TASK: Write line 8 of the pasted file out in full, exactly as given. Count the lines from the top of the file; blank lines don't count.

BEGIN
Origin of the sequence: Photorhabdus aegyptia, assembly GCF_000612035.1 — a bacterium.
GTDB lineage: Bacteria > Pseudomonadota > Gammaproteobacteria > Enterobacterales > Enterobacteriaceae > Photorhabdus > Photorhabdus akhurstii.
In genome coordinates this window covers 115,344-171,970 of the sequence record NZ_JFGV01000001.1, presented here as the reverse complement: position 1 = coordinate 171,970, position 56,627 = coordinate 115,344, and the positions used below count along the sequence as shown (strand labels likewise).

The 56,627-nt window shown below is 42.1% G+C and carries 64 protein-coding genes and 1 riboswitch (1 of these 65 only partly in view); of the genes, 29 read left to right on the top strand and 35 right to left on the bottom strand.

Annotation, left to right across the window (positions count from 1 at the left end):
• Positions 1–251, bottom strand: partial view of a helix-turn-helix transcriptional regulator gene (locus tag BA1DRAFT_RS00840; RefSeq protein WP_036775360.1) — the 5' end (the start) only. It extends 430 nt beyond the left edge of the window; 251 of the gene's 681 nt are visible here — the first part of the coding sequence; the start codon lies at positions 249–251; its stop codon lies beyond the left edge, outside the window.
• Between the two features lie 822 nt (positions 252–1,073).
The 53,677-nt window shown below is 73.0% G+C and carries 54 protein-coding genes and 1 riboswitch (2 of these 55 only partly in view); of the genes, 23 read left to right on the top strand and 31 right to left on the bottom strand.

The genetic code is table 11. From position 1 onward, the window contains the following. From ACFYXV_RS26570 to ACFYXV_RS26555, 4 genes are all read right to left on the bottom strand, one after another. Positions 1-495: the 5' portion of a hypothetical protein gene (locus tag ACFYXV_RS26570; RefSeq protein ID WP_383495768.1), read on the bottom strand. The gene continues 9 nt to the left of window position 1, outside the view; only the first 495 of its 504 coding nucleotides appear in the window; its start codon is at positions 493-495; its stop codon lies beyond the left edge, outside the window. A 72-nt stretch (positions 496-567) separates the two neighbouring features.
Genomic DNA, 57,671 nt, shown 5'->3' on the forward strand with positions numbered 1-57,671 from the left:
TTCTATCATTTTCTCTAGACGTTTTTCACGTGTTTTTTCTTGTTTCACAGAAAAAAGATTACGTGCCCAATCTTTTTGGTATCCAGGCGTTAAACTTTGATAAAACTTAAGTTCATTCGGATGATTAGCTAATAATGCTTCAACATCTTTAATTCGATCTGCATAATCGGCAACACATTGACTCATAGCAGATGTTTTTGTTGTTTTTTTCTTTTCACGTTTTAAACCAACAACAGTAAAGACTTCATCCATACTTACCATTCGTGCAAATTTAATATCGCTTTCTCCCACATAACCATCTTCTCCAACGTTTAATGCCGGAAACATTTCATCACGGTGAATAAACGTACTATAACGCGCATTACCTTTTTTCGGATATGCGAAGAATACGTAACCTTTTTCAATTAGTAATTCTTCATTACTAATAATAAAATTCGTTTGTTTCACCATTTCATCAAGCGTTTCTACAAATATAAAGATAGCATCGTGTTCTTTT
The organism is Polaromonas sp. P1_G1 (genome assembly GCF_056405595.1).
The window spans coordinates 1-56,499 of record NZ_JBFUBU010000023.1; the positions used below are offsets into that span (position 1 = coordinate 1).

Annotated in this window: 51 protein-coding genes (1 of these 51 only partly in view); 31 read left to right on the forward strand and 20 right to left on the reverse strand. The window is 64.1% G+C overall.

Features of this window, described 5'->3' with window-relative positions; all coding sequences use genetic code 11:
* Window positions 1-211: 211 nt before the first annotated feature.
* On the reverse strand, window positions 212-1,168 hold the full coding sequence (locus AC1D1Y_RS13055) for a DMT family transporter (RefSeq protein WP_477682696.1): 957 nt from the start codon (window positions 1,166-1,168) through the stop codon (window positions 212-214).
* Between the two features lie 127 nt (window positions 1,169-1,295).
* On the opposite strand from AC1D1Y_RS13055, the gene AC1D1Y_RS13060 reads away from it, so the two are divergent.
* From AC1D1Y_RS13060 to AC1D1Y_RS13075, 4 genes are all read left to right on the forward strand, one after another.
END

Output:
The 53,677-nt window shown below is 73.0% G+C and carries 54 protein-coding genes and 1 riboswitch (2 of these 55 only partly in view); of the genes, 23 read left to right on the top strand and 31 right to left on the bottom strand.